Apple has been notably late delivering new devices under the leadership of its CEO Tim Cook, who in his previous role as the company’s chief operating officer was widely known for ensuring that new gadgets hit the market on schedule.
Taking a closer look at the recent product delays at Apple, The Wall Street Journal’s Tripp Mickle has analyzed the longer waits between them announcing a product and shipping it.
Compared with the 11-day average over the six years prior, there’s now an average wait time of 23 days for new and updated products. Of the three major new products since Cook became the CEO in 2011, both AirPods and HomePod missed their publicly projected shipping dates.
- AirPods—Apple’s $159 wireless earbuds with the in-house W1 chip were announced on September 7, 2016, but first shipments wouldn’t arrive before December 21. AirPods wouldn’t reach the supply/demand balance for months and are currently listed with a 7-day wait time on Apple’s online store.
- HomePod—Announced at WWDC 2017 on June 5, 2017, Apple’s $349 Siri-powered wireless speaker was advertised with a tentative December 2017 shipping date only to be unexpectedly delayed into 2018. The company hasn’t yet given a new arrival estimate beyond saying it needed more time to perfect the product.
- Apple Watch—Announced on September 9, 2014 with a promised early-2015 launch, Apple Watch went on sale on April 24, 2015 with lengthy wait times for delivery.
- iPhone X—Apple’s $999 phone shipped in November, six weeks later than usual, following production bottlenecks over the summer. The staggered schedule led many customers to hold off iPhone purchases, with Cook saying the iPhone X release schedule may have affected sales but was best for customers.
- Apple Pencil—Apple was delayed in supplying its $99 stylus.
- Smart Keyboard—Smart Keyboard arrived later than expected, too.
From the report:
One reason for the delays could lie in the differences in approach between Cook and his predecessor Steve Jobs. Mr. Cook announces products and shipment dates earlier than did Mr. Jobs, who former employees said preferred waiting until a product was ready for shipment before publicizing it, except for unique devices like iPhone and Apple TV.
Of the 70-plus new and updated products launched during Mr. Cook’s tenure, five had a delay between announcement and shipping of three months or more and nine had delays of between one and three months.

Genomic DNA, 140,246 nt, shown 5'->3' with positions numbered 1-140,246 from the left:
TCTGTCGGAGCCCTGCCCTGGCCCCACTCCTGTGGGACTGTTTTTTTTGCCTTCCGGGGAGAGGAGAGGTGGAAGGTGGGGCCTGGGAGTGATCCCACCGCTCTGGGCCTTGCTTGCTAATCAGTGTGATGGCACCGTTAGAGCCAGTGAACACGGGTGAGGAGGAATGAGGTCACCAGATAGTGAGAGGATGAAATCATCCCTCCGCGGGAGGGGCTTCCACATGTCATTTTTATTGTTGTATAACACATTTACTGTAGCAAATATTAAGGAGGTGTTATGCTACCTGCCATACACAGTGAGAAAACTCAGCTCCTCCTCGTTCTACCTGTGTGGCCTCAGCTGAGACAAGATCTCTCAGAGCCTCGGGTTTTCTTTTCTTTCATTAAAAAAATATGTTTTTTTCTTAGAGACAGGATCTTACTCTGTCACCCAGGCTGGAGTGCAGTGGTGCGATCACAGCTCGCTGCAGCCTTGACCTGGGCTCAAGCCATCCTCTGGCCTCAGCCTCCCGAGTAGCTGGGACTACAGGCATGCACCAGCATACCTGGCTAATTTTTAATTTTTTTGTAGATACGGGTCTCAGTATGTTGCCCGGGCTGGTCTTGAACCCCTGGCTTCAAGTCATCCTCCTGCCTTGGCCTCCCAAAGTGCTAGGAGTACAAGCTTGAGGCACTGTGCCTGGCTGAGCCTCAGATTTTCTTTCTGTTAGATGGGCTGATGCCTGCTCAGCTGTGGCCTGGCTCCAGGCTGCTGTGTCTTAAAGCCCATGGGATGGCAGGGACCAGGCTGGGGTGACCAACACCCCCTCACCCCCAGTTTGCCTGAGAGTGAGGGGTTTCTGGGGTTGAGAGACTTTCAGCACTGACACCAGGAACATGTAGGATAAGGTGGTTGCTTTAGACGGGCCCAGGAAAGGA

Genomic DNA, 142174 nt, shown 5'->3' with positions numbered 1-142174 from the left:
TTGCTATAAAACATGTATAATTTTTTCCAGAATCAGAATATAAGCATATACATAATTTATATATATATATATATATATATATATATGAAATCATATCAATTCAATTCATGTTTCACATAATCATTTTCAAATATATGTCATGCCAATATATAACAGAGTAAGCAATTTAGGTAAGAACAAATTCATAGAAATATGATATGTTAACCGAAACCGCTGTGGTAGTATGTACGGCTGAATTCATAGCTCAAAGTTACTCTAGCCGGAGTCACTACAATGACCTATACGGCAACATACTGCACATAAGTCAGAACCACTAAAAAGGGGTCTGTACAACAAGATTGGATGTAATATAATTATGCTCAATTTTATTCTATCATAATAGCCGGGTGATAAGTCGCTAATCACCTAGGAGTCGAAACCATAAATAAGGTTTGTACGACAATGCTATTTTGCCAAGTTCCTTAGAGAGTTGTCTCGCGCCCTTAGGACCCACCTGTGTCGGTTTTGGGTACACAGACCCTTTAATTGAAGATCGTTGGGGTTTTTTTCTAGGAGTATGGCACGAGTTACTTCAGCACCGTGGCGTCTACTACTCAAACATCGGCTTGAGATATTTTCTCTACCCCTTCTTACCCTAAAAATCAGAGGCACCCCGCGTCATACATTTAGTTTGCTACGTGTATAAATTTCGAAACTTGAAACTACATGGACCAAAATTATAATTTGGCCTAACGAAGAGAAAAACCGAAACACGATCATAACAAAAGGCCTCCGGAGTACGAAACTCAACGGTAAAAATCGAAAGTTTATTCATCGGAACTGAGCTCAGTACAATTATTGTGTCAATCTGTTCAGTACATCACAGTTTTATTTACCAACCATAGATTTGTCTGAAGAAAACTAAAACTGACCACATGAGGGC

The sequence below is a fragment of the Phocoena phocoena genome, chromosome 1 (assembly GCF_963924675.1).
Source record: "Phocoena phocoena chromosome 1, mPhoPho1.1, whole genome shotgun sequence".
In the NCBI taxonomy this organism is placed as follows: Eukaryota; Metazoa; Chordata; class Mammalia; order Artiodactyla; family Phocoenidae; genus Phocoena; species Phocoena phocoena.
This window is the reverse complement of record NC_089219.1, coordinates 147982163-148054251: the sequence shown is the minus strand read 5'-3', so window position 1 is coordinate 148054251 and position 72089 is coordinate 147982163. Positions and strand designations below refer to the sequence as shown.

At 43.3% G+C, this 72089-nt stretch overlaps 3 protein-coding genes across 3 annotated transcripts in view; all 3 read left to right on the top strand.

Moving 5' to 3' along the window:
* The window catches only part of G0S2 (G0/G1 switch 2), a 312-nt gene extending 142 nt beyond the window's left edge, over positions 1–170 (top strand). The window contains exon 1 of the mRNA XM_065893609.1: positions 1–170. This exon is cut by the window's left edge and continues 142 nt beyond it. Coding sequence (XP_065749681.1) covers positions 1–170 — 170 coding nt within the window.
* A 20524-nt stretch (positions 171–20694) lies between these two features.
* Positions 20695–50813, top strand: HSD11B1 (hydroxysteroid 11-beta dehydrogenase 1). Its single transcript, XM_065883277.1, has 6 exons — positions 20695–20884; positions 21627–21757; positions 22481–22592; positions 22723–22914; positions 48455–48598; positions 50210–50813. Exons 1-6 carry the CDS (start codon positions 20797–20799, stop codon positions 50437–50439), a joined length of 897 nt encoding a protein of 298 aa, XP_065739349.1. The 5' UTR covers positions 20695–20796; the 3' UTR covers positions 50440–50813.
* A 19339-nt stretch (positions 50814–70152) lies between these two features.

Roughly the same number of products were launched during Mr. Jobs’ reign, but only one product was delayed by more than three months and seven took between one and three months to ship after the initial announcement.
It’s hard to argue with Mickle’s assessment that longer lead times between announcement and product release hurt Apple on multiple fronts because rivals have more time to react, costing Apple lost sales and risking customer disappointment.
On the other hand, an argument could be made that Apple is now a very different company than when Jobs was alive, with a significantly deeper portfolio of products that must be refreshed on an annual basis. Besides, the supply chain and competitive landscape are now vastly more complex than they used to be a few years back, as are Apple devices.
In recent years, for example, Apple has sourced each component in an iPhone camera from lens to sensor to adhesives, as opposed to buying an entire camera assembly from one supplier (usually Sony) for early models of its iconic smartphone.
Laser sensors in AirPods that detect when the device is inserted into an ear have also made manufacturing more difficult. And with iPhone X, Apple ran into production challenges because the infrared laser transmitter that the new TrueDepth facial-recognition camera uses was so sensitive that it could easily be knocked out of alignment.
By moving to control more components in its supply chain, additional staff and coordination is required between suppliers and assemblers, potentially causing delays. For context, Apple has increased its number of employees sevenfold in the decade since it launched iPhone.
And with an estimated 1.1 billion devices in use worldwide, or about triple the 400 million in early 2013, meeting the demands of Apple’s vast global customer base is contributing significantly to the logistical and manufacturing challenges of shipping products on time.
Apple used to pride itself by announcing products that are ready to ship versus previewing things like the new iMac Pro and the current Mac Pro months in advance. Although unexpected delays do cost Apple sales, I think it’s more important to be right than first.
I’d rather have them ship things when they’re ready versus rushing half-baked products out.
Is Apple spreading themselves too thin? Are engineers struggling with limited time and attention because Apple’s top executives are now working across so many products?
Sound off in the comments!